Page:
The fight against HIV might just have a new weapon in its armory in the near future.
Scientists announced at the International AIDS Conference, which has been ongoing since July 18 and wraps up on July 22, that they will attempt to vaccinate 5,400 people across South Africa against HIV in November.
This isn’t the first time a vaccine for the virus – which, if left untreated, can lead to AIDS – has been trialed. Last year, 259 volunteers were given the vaccination and a small trial also took place in Thailand in 2009.
According to reports, the Thai trial gave 60% protection after one year, but that fell to 31% by the end of the trial.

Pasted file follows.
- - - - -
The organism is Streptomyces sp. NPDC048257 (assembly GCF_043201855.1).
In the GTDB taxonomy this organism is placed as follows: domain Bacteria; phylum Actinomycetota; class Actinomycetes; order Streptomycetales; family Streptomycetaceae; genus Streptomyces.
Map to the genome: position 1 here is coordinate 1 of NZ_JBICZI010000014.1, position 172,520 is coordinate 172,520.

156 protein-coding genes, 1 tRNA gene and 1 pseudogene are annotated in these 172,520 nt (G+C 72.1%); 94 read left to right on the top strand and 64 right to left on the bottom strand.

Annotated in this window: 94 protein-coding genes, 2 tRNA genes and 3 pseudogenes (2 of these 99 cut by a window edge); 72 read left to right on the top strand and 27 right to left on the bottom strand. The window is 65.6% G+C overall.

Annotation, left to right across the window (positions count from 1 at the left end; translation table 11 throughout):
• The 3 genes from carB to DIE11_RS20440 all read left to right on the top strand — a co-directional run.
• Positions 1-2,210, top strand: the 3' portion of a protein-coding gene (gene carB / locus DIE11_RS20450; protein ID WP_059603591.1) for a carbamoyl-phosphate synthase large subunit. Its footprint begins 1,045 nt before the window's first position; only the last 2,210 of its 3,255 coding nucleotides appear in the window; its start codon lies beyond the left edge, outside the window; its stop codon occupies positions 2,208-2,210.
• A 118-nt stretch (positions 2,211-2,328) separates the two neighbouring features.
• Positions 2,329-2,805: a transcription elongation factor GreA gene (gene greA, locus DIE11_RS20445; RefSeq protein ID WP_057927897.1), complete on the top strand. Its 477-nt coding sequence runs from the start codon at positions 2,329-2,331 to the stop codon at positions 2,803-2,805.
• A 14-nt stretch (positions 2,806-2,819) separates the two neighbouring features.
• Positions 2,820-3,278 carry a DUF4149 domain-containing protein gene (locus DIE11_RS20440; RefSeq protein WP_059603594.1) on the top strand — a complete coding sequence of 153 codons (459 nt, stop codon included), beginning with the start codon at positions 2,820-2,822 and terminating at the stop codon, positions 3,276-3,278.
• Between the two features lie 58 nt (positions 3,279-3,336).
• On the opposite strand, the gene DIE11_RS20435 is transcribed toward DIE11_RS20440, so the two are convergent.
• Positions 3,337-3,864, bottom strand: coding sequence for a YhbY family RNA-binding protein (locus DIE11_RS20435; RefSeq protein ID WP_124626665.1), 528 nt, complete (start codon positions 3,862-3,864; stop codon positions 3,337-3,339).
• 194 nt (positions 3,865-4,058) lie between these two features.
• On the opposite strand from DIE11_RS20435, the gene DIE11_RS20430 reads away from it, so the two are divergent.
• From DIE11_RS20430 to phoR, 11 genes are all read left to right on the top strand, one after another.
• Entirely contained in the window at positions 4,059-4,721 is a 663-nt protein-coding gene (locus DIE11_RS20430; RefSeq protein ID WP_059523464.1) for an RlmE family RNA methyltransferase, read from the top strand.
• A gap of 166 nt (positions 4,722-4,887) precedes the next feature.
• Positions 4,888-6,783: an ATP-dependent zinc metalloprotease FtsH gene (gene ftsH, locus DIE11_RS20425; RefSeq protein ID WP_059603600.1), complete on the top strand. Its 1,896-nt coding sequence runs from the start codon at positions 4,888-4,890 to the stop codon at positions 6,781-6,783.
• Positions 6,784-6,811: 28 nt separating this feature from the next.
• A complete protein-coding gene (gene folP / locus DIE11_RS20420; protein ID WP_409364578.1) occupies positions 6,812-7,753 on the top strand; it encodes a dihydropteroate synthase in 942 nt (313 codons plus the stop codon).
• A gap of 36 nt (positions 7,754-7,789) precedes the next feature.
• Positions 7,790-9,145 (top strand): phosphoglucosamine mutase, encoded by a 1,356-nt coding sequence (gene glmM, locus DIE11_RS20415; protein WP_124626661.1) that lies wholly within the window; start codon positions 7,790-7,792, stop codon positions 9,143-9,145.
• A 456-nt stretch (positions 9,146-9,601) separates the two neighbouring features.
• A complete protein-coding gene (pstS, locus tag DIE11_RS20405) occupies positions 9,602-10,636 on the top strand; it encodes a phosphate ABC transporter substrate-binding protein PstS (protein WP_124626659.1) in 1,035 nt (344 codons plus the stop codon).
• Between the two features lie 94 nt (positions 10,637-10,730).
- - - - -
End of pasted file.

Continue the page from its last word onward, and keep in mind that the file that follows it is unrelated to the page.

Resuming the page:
Speaking about the trial, Anthony Fauci, director of the National Institutes of Allergy and Infectious Disease, said “the obvious question is this: can we now replicate those [successful] results and can we improve upon them with grater breadth, depth and potency?”
Scientists hope that if the trial will be successful it will allow regulators and manufacturers to have the confidence needed to take the breakthrough, which is intended to be used with condoms, PrEP and other forms of protection, further.
36.9 million people are currently living with HIV worldwide. Although the virus is manageable when properly treated, late diagnosis and lack of access to medication can cause life-shortening complications.
If you’re worried about HIV, get in touch with the Terrence Higgins Trust